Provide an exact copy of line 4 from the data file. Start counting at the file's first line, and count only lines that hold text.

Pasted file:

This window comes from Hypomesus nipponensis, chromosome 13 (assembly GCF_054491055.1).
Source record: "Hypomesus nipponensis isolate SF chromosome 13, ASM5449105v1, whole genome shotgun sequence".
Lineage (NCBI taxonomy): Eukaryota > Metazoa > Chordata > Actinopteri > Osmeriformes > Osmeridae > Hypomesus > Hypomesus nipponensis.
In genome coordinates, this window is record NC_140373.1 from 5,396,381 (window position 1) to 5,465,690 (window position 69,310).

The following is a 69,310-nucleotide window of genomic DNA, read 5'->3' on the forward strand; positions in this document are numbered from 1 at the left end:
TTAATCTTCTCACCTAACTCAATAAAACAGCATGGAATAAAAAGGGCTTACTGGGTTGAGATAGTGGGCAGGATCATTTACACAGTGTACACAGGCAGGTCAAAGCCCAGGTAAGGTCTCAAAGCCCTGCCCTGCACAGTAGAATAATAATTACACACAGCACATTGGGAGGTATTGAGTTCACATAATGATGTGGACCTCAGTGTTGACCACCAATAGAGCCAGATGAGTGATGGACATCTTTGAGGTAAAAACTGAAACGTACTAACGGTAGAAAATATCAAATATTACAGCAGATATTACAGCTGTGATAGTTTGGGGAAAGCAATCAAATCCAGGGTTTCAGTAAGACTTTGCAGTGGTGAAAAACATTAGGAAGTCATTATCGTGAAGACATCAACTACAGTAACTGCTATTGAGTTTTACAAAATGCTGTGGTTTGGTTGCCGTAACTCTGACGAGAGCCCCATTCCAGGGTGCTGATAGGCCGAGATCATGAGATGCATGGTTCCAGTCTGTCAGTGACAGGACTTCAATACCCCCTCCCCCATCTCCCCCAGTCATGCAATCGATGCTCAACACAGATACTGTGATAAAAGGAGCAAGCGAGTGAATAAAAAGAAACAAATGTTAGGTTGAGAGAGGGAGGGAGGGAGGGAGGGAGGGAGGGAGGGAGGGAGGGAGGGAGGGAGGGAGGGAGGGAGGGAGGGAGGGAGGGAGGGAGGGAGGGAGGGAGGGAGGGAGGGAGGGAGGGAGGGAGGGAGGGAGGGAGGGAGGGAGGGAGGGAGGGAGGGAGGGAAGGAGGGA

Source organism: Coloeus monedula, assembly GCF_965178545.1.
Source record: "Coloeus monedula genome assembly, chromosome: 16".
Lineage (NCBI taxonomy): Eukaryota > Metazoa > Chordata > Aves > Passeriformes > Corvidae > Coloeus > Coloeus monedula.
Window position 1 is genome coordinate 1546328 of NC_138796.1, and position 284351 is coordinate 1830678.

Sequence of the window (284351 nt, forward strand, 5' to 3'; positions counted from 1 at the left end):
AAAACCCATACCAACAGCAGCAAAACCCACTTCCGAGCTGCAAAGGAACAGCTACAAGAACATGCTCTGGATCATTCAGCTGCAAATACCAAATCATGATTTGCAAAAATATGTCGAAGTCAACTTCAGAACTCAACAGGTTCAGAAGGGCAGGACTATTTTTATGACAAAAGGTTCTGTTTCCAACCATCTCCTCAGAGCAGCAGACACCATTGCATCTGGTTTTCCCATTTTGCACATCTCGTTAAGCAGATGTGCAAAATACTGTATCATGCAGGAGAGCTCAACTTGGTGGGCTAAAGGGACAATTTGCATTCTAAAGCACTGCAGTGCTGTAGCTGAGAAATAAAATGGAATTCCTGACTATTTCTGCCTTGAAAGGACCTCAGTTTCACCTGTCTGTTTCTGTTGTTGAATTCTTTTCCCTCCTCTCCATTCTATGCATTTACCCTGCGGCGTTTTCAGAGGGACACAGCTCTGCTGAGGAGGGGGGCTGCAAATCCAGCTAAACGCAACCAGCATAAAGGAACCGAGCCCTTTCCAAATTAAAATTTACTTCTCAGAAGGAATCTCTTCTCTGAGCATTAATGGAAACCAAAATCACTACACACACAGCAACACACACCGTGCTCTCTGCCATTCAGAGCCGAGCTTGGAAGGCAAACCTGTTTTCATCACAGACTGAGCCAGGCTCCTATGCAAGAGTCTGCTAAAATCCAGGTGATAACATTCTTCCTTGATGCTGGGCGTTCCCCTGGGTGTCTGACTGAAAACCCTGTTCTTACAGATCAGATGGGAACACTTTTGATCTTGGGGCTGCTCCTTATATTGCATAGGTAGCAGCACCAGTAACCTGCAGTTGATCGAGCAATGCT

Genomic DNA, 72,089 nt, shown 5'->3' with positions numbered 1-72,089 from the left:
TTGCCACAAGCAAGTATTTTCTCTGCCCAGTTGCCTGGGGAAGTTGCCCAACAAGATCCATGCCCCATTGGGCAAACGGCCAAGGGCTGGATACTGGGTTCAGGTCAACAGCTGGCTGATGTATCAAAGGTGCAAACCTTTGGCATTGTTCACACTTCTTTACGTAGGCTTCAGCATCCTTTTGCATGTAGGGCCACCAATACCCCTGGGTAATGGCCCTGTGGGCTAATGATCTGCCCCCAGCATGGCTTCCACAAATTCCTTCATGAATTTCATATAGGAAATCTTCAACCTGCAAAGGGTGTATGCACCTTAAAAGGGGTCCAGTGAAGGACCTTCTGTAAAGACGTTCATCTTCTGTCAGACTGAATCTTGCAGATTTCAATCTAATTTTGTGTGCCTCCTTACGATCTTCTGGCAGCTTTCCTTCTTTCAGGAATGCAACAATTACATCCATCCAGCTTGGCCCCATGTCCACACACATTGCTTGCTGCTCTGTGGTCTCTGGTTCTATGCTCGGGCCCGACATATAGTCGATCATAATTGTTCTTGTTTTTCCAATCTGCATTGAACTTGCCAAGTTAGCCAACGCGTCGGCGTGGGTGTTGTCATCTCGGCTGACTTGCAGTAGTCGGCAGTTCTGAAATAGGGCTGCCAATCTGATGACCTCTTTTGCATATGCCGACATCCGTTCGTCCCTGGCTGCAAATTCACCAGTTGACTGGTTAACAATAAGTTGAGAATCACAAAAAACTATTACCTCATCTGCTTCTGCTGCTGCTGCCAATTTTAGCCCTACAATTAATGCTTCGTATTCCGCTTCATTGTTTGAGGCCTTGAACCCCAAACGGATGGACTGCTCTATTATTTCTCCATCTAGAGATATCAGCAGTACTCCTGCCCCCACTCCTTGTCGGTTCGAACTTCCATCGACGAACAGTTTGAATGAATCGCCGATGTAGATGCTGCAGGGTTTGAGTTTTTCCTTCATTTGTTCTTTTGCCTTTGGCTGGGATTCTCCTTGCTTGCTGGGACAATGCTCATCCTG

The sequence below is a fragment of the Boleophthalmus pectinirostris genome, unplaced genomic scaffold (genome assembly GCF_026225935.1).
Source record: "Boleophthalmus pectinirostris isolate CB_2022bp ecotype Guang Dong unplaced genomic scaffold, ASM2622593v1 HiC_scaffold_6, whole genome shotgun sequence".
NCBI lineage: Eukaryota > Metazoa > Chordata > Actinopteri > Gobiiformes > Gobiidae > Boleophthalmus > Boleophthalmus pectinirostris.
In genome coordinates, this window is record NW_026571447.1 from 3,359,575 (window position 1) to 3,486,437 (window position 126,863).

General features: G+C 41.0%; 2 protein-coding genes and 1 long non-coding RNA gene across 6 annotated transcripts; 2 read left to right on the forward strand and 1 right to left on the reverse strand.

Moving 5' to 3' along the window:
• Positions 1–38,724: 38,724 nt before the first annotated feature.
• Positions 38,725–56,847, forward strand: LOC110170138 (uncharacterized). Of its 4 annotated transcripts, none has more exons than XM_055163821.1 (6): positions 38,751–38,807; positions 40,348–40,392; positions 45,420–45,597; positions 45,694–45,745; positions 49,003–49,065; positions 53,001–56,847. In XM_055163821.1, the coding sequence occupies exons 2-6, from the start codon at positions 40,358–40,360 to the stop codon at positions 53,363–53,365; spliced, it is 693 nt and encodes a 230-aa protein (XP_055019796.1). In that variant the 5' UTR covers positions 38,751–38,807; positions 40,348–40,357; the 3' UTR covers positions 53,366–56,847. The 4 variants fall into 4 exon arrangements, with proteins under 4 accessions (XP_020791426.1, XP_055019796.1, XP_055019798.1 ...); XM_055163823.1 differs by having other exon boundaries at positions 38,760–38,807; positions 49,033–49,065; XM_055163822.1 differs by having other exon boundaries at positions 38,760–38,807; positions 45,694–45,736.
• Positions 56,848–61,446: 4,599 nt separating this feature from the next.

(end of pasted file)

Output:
In genome coordinates, this window is record NC_140373.1 from 5,396,381 (window position 1) to 5,465,690 (window position 69,310).